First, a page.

When Narayan and the rest of the Code the Dream delegation walked into GSK’s Triangle headquarters to receive the 2019 IMPACT Award, the space looked familiar to him, but not for the reasons you might think.
Looking across the cavernous wood-paneled auditorium and out into the lobby encased in towering glass windows, Narayan, a full-stack developer at Code the Dream, told us he’d been to the GSK building once before. It was nearly a decade ago, when Narayan had only been in the United States for two years. At the time he was not at the GSK building to receive an award, he was there to apply for a job on the custodial staff.
Narayan immigrated to the United States from his home country of Nepal in 2008 and began looking for ways to support his family. He knew that he wanted a professional career, but was struggling to find the right fit for him. In the meantime, Narayan worked at McDonald’s while taking some classes at a community college.
Looking for a new job, Narayan found himself applying for a custodial staff position at GSK, a company he had heard of in Nepal. Narayan worked the night shift, vacuuming offices from 5 p.m. to midnight each day. Once he was done with one building, he would load up his vacuum in his car and move on to the next. The nights were marked by the dull roar of the vacuum and the emptiness of the deserted office buildings.
“I knew this wasn’t what I wanted to do forever,” Narayan told me, so he began looking for opportunities to try something new. A community college professor told Narayan about Code the Dream, so he excitedly applied for our spring 2017 Ruby Basics class.
Narayan was accepted to the class and began his new career as a computer programmer. While the class was difficult at first, he slowly started to find his groove, and upon finishing the class Narayan joined Code the Dream Labs as a full-stack developer.
Even then nothing came easily. “I was not able to contribute at all at first,” Narayan told me, “I didn’t know what to do.” But through working with the other interns at Code the Dream and steadily making his way through new material, Narayan got better and better at coding: “The internship gave me a lot of chances to go through tutorials … that’s what helped me a lot.”
Today, Narayan has been with Code the Dream for nearly two years and is on a team developing web and mobile apps for social justice organizations in North Carolina. Thinking about his future career prospects, Narayan says that wants to get a job building apps that make people’s lives easier. Through this process, Narayan is proud to be a part of Code the Dream.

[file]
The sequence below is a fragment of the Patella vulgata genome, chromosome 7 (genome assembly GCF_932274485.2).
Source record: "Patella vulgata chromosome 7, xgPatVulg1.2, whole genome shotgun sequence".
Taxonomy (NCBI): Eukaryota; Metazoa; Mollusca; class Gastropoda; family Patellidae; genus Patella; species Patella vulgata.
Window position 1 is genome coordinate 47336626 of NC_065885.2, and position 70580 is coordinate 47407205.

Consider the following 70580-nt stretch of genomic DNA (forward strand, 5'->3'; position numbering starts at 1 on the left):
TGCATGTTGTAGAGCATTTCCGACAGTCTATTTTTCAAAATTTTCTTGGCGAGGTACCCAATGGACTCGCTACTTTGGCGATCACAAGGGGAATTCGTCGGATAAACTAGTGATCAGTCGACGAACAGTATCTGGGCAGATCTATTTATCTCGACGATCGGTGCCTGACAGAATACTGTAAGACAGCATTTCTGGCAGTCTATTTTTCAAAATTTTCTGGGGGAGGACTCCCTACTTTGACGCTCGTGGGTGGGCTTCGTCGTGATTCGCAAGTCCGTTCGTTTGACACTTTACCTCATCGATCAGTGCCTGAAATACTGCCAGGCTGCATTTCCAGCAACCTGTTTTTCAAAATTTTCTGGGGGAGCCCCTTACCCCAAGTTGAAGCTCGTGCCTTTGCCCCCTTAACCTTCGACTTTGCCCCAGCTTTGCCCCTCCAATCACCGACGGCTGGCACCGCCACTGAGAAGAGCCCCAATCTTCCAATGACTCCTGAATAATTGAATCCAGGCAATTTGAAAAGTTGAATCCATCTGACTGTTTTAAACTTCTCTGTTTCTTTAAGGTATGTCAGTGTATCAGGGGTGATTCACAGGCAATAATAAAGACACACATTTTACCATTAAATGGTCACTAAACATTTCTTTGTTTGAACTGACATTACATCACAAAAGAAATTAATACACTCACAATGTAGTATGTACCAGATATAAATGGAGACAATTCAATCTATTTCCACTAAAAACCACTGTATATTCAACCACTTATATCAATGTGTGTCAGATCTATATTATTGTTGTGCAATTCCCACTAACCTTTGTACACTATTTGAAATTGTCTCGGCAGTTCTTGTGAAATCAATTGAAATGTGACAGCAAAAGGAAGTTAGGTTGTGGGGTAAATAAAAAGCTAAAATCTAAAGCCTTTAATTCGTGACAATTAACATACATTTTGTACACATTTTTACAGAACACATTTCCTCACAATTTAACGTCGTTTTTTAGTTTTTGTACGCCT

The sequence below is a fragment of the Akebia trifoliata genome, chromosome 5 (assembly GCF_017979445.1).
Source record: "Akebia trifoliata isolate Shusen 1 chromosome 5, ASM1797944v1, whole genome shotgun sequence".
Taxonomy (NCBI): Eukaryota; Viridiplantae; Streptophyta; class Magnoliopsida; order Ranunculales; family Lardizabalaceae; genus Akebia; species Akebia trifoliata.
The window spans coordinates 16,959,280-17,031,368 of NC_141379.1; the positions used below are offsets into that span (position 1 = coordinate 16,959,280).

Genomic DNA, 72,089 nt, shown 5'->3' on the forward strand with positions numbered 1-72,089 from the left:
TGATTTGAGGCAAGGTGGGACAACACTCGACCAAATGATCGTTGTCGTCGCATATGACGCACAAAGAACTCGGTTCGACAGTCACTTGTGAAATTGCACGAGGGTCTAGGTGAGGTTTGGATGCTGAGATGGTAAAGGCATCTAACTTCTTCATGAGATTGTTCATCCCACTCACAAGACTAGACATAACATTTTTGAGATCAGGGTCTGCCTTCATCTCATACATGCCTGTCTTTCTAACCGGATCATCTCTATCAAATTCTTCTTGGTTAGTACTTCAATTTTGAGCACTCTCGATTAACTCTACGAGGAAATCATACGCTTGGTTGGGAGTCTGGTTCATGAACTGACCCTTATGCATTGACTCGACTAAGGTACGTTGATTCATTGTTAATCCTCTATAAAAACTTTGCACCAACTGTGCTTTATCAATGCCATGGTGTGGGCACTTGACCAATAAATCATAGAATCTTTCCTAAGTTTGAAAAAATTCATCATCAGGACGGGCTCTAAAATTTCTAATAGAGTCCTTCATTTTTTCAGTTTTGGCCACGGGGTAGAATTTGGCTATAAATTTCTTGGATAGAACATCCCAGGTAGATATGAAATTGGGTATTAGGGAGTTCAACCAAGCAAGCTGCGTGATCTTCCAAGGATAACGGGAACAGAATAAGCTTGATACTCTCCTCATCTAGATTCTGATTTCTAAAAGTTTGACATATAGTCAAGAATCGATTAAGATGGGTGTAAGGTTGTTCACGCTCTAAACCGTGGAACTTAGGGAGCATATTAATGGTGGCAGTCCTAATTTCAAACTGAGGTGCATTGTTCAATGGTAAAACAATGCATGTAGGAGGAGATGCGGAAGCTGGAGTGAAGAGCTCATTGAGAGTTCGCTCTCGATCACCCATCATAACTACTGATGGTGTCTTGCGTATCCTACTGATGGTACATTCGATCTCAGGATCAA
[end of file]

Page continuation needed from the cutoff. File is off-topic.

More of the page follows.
Code the Dream is not just for one person, it’s for all underrepresented communities, for all undocumented people. It feels good to be part of this organization.
Looking back on his journey, Narayan sees the return to the GSK building as a symbol of what he has been able to accomplish. “It felt so good to be there,” he said. “Ten years ago I was there filling out an application for a custodial job, but now I was able to return as part of a non-profit receiving their award! It will be so nice to look back in the future and show my kids how far I’ve come.”
This story sticks with me as Code the Dream begins our end of year fundraising. Avenues to success in the tech sector have traditionally been closed to people like Narayan, people who are immigrants, who don’t have a college degree, who don’t have extensive connections or experience.
Code the Dream exists because we believe that the tech sector, and our economy as a whole, benefits when people like Narayan have seats at the table. When tech companies hire diverse staff, the technology they produce is more effective at serving all communities. We’ve seen this firsthand as our program graduates land job placements at major tech companies like IBM and Cisco.
Your support of our work makes this possible, and it helps us give Narayan and other students the skills and experience to be successful in the tech industry. Together, we not only make a difference in the lives of our students, but we also make an invaluable impact on the broader community.
In her acceptance speech at the GSK Awards, our Director of Programs, Daisy Magnus-Aryitey, quoted Dr. Mae Jemison, the first black woman to travel in space:
Once I got into space, I was feeling very comfortable in the universe. I felt like I had a right to be anywhere in this universe, that I belonged here as much as any speck of stardust, and comet, any planet.
At Code the Dream, we are uniquely aware of barriers many people face entering into the tech industry. Tech has traditionally minimized the voices of immigrants, people of color, women, and people from low-income backgrounds. But the stories of Dr. Mae Jemison and Narayan remind us that our communities are stronger because people like them have fought to gain a seat at the table. Our collective success is directly related to our ability to include the voices of everyone, not incidental to it.
We belong here, and so do you.